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Und wie ein Jahr verronnen ist (1851) Op.112

Part of a series or song cycle:

Der Rose Pilgerfahrt II (Op. 112)

Und wie ein Jahr verronnen ist

Und wie ein Jahr verronnen ist,
Sein Knöspchen zart Schön-Röslein küßt,
Es ruht, gewiegt von Mutterlust,
Mit Augen blau, an ihrer Brust.
Es lächelt und die Händchen langen,
Als wollt’s die Mutterlieb’ umfangen;
Sie aber schaut durch Tränenflor
Mit heissem Dank zu Gott empor,
Nimmt still die Ros’, ihr Lebenspfand,
Und giebt’s dem Kindlein mit zitternder Hand.
Nimm hin mein Glück, du kleines Herz,
Ich geh’ beseligt heimatwärts;
Mein ward der Erde Seligkeit,
Nach dieser giebt es keine Freud’;
Leb’ wohl, mein Kind; – du treuer Mann,
Zu End’ ist meine Pilgerbahn,
Ich scheide ohne Schmerz und Weh’,
Weil ich im Glück von hinnen geh’.
Das ist kein bleicher, schwarzer Tod,
Das ist ein Tod voll Morgenrot!
Und wie sie noch so leise spricht,
Verlöscht der Augen Frühlingslicht.

And after a year had passed

And after a year had passed,
Her little bud Beautiful-Rose kisses tenderly.
It rests, rocked by the joy of motherhood,
With blue eyes upon her breast.
It smiles and the little hands reach out
As if to embrace the mother’s love;
She, however, gazes up to God
Through a veil of tears, in fervent gratitude.
She takes the rose, her assurance of life,
And gives it to the child with shaking hand.
Take my talisman, you little heart,
I go home happy;
Earthly joy was mine,
After such happiness there is no other;
Farewell, my child, – you loyal husband,
My pilgrimage is at an end.
I depart without pain and sorrow,
Because I pass from here in joy.
This is no pallid, dark death,
This is a death full of sunrise!
And while she is still speaking so quietly,
The light of spring in her eyes is extinguished.
Translations by Sharon Krebs first published in 2009 at, and reprinted by Carus-Verlag

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Robert Schumann was a German composer and influential music critic. He is widely regarded as one of the greatest composers of the Romantic era. Schumann left the study of law, intending to pursue a career as a virtuoso pianist. He had been assured by his teacher Friedrich Wieck that he could become the finest pianist in Europe, but a hand injury ended this dream. Schumann then focused his musical energies on composing.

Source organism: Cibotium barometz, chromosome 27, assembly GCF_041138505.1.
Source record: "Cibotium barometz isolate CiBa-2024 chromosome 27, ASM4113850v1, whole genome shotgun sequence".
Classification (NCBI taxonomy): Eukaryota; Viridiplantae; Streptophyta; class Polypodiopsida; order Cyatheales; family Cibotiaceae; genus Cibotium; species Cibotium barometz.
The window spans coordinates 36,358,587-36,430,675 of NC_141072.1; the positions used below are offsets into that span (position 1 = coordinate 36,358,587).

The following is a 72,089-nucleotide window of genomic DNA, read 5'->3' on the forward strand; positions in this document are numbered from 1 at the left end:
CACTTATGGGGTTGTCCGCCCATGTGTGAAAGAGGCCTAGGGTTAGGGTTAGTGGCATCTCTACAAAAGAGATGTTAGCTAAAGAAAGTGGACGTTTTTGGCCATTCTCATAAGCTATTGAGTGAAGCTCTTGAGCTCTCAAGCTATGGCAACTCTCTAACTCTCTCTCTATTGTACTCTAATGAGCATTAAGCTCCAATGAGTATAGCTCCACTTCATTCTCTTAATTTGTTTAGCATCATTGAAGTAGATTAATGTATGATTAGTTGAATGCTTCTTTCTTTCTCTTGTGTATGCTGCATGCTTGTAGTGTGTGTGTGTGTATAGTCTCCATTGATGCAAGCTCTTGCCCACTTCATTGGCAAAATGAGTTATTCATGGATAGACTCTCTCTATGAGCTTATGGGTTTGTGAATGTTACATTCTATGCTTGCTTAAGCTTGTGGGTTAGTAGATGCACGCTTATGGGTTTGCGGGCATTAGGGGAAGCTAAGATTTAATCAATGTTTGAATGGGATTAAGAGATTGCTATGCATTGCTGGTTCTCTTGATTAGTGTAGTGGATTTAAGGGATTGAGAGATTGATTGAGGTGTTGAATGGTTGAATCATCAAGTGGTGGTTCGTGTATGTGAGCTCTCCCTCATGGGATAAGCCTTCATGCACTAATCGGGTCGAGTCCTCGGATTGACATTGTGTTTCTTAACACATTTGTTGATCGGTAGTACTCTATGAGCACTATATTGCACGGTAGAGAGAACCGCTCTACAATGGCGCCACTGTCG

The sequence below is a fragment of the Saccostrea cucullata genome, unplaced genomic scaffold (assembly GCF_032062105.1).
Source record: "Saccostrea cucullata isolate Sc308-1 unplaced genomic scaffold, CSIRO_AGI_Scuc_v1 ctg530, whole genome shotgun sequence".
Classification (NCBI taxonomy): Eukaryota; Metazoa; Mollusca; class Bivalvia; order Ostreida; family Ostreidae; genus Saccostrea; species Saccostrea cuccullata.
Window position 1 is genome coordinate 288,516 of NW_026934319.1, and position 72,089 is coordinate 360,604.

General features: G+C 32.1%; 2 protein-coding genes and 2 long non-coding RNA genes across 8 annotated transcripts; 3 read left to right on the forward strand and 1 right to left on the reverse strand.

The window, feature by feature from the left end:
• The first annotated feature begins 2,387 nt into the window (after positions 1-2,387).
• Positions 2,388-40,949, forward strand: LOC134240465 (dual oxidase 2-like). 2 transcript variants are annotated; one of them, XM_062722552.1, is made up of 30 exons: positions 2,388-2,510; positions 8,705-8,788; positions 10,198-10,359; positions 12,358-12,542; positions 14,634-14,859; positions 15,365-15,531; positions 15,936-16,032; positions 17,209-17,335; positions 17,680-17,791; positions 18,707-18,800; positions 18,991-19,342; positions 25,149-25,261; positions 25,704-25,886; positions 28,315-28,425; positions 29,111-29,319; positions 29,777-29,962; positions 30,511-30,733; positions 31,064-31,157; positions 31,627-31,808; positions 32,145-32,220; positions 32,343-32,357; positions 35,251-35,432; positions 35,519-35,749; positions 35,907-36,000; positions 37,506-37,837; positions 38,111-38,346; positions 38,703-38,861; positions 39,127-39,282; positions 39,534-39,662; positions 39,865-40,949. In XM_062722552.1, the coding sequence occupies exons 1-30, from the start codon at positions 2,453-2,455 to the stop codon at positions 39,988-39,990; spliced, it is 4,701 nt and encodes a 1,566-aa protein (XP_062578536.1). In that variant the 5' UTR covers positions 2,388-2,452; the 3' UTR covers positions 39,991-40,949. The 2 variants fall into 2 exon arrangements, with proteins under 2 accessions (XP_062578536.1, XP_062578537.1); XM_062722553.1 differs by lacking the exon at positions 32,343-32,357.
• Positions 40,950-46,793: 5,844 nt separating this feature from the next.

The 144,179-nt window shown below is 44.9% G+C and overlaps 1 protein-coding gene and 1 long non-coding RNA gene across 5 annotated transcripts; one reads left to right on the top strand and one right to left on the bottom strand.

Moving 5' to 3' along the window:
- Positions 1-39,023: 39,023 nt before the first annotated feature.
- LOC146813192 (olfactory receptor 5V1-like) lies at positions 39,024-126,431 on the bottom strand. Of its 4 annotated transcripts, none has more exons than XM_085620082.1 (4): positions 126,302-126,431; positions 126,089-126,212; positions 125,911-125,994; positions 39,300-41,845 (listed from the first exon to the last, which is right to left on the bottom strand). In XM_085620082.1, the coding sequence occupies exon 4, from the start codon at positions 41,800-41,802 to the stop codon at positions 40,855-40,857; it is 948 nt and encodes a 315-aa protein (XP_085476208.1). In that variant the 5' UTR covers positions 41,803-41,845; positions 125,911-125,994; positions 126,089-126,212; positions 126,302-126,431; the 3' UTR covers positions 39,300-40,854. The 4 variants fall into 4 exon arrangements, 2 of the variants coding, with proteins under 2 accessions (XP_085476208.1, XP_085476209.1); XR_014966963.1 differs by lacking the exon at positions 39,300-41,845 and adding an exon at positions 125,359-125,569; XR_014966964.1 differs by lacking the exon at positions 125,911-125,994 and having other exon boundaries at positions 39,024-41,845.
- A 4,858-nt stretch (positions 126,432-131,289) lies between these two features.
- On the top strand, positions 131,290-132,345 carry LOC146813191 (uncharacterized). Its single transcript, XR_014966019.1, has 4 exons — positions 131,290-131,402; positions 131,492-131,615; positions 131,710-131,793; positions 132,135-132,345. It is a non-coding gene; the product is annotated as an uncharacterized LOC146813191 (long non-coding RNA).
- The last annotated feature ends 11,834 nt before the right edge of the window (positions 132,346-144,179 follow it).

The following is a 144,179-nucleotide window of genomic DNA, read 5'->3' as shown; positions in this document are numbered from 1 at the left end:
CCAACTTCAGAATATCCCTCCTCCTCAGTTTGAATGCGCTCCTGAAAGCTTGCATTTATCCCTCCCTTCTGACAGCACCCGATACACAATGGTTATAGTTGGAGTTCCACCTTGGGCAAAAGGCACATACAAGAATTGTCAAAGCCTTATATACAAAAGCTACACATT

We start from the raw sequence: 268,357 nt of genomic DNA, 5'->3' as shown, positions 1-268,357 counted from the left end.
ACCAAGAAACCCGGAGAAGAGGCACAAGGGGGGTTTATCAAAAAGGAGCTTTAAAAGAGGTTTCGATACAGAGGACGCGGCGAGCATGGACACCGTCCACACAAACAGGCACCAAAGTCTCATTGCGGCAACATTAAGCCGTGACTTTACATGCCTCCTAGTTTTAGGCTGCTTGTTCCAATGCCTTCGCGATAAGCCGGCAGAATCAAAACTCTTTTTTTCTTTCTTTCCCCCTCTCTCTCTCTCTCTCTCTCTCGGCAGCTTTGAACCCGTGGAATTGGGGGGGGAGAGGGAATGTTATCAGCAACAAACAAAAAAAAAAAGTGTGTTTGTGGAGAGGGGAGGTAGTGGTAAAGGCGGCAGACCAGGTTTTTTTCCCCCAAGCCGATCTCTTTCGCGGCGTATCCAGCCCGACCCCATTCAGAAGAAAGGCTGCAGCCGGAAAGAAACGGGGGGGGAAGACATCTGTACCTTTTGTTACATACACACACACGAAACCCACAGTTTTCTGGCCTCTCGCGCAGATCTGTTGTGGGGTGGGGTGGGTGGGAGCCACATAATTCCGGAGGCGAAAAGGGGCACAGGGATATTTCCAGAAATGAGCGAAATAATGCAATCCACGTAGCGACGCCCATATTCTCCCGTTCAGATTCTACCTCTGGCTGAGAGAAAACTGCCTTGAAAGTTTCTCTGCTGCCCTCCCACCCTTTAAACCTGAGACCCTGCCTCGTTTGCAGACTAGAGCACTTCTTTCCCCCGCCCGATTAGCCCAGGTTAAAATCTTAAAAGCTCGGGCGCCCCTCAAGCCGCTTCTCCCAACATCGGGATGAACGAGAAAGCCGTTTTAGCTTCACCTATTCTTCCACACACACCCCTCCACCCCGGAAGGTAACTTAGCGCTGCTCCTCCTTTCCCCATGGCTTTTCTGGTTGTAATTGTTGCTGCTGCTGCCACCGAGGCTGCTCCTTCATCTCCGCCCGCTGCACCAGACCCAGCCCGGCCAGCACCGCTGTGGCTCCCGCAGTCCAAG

Schumann's published compositions were written exclusively for the piano until 1840; he later composed works for piano and orchestra; many Lieder (songs for voice and piano); four symphonies; an opera; and other orchestral, choral, and chamber works. Works such as KinderszenenAlbum für die JugendBlumenstück, the Sonatas and Albumblätter are among his most famous. His writings about music appeared mostly in the Neue Zeitschrift für Musik (New Journal for Music), a Leipzig-based publication which he jointly founded.

In 1840, Schumann married Friedrich Wieck's daughter Clara, against the wishes of her father, following a long and acrimonious legal battle, which found in favor of Clara and Robert. Clara also composed music and had a considerable concert career as a pianist, the earnings from which formed a substantial part of her father's fortune.

Schumann suffered from a lifelong mental disorder, first manifesting itself in 1833 as a severe melancholic depressive episode, which recurred several times alternating with phases of ‘exaltation’ and increasingly also delusional ideas of being poisoned or threatened with metallic items. After a suicide attempt in 1854, Schumann was admitted to amental asylum, at his own request, in Endenich near Bonn. Diagnosed with "psychotic melancholia", Schumann died two years later in 1856 without having recovered from his mental illness.

Taken from wikipedia. To read the rest of the article, please click here.

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